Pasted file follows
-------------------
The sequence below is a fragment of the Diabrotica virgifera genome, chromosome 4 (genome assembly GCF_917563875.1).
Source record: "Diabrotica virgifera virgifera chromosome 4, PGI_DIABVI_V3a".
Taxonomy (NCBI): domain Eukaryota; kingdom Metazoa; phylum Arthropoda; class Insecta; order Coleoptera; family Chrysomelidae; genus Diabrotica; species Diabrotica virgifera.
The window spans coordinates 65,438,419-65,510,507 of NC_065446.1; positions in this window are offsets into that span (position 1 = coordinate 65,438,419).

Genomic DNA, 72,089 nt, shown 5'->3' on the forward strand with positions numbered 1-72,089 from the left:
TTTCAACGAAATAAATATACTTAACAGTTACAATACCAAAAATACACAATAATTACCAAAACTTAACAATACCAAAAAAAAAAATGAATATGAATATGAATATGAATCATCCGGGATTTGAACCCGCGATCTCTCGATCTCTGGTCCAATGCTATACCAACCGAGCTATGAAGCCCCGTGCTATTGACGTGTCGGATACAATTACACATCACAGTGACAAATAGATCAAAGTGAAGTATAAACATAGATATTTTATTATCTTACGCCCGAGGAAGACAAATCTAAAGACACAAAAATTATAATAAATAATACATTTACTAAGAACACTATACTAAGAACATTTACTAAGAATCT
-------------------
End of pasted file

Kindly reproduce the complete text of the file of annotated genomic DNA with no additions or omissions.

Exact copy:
The sequence below is a fragment of the Diabrotica virgifera genome, chromosome 4 (genome assembly GCF_917563875.1).
Source record: "Diabrotica virgifera virgifera chromosome 4, PGI_DIABVI_V3a".
Taxonomy (NCBI): domain Eukaryota; kingdom Metazoa; phylum Arthropoda; class Insecta; order Coleoptera; family Chrysomelidae; genus Diabrotica; species Diabrotica virgifera.
The window spans coordinates 65,438,419-65,510,507 of NC_065446.1; positions in this window are offsets into that span (position 1 = coordinate 65,438,419).

Genomic DNA, 72,089 nt, shown 5'->3' on the forward strand with positions numbered 1-72,089 from the left:
TTTCAACGAAATAAATATACTTAACAGTTACAATACCAAAAATACACAATAATTACCAAAACTTAACAATACCAAAAAAAAAAATGAATATGAATATGAATATGAATCATCCGGGATTTGAACCCGCGATCTCTCGATCTCTGGTCCAATGCTATACCAACCGAGCTATGAAGCCCCGTGCTATTGACGTGTCGGATACAATTACACATCACAGTGACAAATAGATCAAAGTGAAGTATAAACATAGATATTTTATTATCTTACGCCCGAGGAAGACAAATCTAAAGACACAAAAATTATAATAAATAATACATTTACTAAGAACACTATACTAAGAACATTTACTAAGAATCT